The question of Jerusalem was also addressed. “Jerusalem will remain the capital of Israel, and it must remain undivided.” This statement attracted widespread criticism, not least from Palestinian President Mahmoud Abbas, who reiterated his view that a Palestinian state without Jerusalem as its capital would be unacceptable. Moreover it seemed like a stark dismissal of both Israeli and Palestinian self-determination. Responding to his critics on CNN, Obama softened slightly, admitting that “it’s going to be up to the parties to negotiate a range of these issues.” His opponent John McCain broadly agrees, stating: “the subject of Jerusalem itself will be addressed in negotiations by the Israeli government and people.” Notice, the Palestinians have no seat at this hypothetical negotiating table.
Finally, Mr. Obama pledged to “ensure that Israel could defend itself from any threat – from Gaza to Tehran.” This means the US will continue to bankroll one of the most advanced military machines on the planet, and there is little doubt that Israel is prepared to flex its military (and nuclear) muscle against actual or perceived belligerence from its neighbours. Israeli transportation minister Shaoul Mofaz recently made it very clear that “if Iran continues its nuclear arms program, we will attack it.” The following day, Infrastructure minister Benjamin Ben-Eliezer echoed his aggression: “we must tell them: ‘If you so much as dream of attacking Israel, before you even finish dreaming there won’t be an Iran anymore.'”
Obama’s promise also suggests that under his leadership, the US will also continue to veto any resolution in the UN Security Council that attempts to criticise Israeli actions or policy, in accordance with the Negroponte doctrine. This has been a defining feature of US conduct in the security council for the last 20 years. Indeed, since 1989, the US has been the sole dissenting vote on ten security council resolutions pertaining to the Israel/Palestine conflict. This loyalty seems unlikely to change given Obama’s stated intention never to compromise on questions of Israel’s security. The only concession Obama demanded of Israel was as follows: “Israel can ease the freedom of movement for Palestinians, improve economic conditions in the West Bank, and refrain from building new settlements.” Note, ‘Israel can’. Not ‘Israel must’, or even ‘Israel should’, but ‘Israel can’.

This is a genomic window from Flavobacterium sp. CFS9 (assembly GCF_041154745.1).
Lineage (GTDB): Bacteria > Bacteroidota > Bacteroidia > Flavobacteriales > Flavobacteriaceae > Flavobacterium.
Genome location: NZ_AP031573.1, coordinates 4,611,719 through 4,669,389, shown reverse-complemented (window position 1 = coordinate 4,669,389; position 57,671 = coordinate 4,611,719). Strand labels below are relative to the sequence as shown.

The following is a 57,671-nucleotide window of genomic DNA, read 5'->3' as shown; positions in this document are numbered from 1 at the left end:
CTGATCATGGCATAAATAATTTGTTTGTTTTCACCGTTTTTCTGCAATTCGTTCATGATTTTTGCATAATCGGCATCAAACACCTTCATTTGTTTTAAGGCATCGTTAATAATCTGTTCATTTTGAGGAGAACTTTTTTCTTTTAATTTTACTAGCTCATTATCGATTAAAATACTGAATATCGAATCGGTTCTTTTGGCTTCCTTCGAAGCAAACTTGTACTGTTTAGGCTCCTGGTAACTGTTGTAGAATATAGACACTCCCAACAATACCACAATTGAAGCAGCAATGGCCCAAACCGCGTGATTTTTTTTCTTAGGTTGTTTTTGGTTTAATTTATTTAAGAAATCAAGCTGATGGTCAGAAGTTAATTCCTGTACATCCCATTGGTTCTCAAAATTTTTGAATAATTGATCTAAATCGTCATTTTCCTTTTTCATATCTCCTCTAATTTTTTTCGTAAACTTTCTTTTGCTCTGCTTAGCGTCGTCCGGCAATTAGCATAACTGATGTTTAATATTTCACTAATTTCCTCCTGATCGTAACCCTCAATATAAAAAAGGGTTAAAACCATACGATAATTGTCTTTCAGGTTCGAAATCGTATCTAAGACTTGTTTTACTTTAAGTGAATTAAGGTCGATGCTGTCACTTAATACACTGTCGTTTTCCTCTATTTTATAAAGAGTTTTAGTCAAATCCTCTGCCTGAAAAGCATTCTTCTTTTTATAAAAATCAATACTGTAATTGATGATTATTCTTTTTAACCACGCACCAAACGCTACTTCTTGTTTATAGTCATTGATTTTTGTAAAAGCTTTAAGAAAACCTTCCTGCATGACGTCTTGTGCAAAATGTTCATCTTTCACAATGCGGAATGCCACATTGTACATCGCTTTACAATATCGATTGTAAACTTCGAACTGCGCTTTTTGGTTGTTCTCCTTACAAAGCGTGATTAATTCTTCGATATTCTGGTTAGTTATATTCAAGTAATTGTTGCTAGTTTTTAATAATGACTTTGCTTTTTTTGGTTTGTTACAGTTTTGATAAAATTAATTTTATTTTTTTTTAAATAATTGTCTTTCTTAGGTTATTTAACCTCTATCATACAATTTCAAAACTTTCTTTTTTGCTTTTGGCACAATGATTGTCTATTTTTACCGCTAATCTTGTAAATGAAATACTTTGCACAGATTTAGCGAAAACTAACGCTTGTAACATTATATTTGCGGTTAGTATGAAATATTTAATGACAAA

So, it seems that despite the relatively progressive nature of Obama’s candidacy, the status quo of the Israel/Palestine conflict will remain largely the same, in terms of the decisive political, financial and military support the US will apportion. From Israel’s point of view, this continuation of the current status quo is more than acceptable. Rockets and suicide terrorism are part of the current status quo and are of course atrocious, but the prevailing state of affairs seems to be one in which Israel can continue to expand settlements, and can annex land using the security fence (deemed illegal by the UN). This facilitates the all-important ‘facts on the ground’, which will be crucial if a peace agreement is ever reached. Until the Palestinians can rely on a similarly generous superpower as an unwavering ally, the intractable stalemate will surely remain.
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This post was written by Tom Bangay